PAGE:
Inevitably, in both countries, there were tensions between the groups and the institutional programmes. In Australia, according to Mary Tomsic, the ideal of feminist filmmaking as a form of political expression and action conflicted with the fund’s focus on craft skills and careers, to the detriment of creativity and style. Some feminists felt that their political work should be paid for by the state. They criticised the Women’s Film Fund because it provided only short term employment. Others criticised it because its existence contributed to the idea that women are a sub-group of ‘the disadvantaged’, another version of the ‘deficit’ model, the idea that women aren’t competent filmmakers.

In Canada, there was conflict between Studio D and independent filmmakers, especially when the independents competed for federal funding and lost out to Studio D, where filmmakers had greater security of employment. Some independent filmmakers also criticised Studio D privileging content over form — the overuse of social realism, the didactic at the expense of the experimental and more contemporary form — and for losing touch with the feminist film community, particularly in its second decade.

Today, after hearing ‘We’ve got to get it right this time’, the collective herstory of the complex feminist female protagonist in these film institutions is illuminating for me, even in its fragmented form. I want to celebrate their achievements, given the institutions’ lack of comprehensive gender equity policies, the tensions — between articulating difference and the overarching national goals for filmmaking and with activists and filmmakers outside the institutions and the absences of successful models for advancing women filmmakers’ interests and for providing adequate budgets. I also want to celebrate the achievement of the Canadian and Australian feminist film groups that lobbied for and co-existed with and challenged the directions of the programmes, in both countries. I especially want to celebrate the initiatives’ films because those films, along with the Women’s Film Fund’s oral histories, are for me their primary legacies. Sometimes the initiatives had a limited focus, as did Studio D with its (usually) short documentaries with a social realist aesthetic. Sometimes, as in Australia, they attempted to address multiple needs with very little money. But in the Swedish gender equity terms, with the films they achieved goals.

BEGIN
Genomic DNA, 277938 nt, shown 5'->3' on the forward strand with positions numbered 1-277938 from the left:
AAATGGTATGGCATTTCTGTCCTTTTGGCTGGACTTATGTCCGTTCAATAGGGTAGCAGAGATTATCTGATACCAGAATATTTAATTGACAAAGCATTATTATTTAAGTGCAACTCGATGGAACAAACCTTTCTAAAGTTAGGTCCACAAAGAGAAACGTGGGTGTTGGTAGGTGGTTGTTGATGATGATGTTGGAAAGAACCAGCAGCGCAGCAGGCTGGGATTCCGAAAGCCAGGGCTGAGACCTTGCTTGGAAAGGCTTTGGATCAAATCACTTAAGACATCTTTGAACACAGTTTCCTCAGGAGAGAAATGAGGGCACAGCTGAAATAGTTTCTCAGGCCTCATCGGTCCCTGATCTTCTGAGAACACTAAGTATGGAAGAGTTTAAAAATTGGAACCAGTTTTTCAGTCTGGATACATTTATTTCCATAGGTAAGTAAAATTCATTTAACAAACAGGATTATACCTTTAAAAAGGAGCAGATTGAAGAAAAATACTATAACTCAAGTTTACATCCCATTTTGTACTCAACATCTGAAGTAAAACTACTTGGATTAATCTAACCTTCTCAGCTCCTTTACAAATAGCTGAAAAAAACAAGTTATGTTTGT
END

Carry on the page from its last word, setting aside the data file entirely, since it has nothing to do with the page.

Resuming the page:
So what are the key factors about the Australian and Canadian initiatives that seem relevant to the debate about gender initiatives in the New Zealand Film Commission? I’ve tried to understand their differences and similarities and the extent to which these match the Swedish model and their relevance in the current New Zealand context. Most importantly, what worked for women filmmakers? What didn’t?

Genesis & funding
None of the initiatives was established with the goal of achieving gender equity or from the perspective that diversity has economic benefits.

The first-established, Studio D within Canada’s National Film Board, was an International Women’s Year (1975) project, established after the release of two well-received women-produced and directed documentary series about women made by women working for the National Film Board. One series was in English and the other in French and they seem to have grown out of a programme called Challenge for Change, established in 1967, which ‘sought to encourage experimental approaches to the use of film and television in the fostering of social change’. The English language filmmaker lobbied for and then headed Studio D, but her French counterpart rejected the offer to head a francophone equivalent because she thought the meagre funding would marginalise women’s work; she continued to lobby unsuccessfully for funding equal to that of other French productions and eventually another woman set up Studio B Regards de Femmes.

The Australian Women’s Film Fund was established outside the Australian Film Commission, among a group of government-funded International Women’s Year projects and then moved to the commission. One of the Women’s Film Fund’s most successful initiatives, the short-lived Women’s Film Units, took advantage of a federal job scheme’s funding.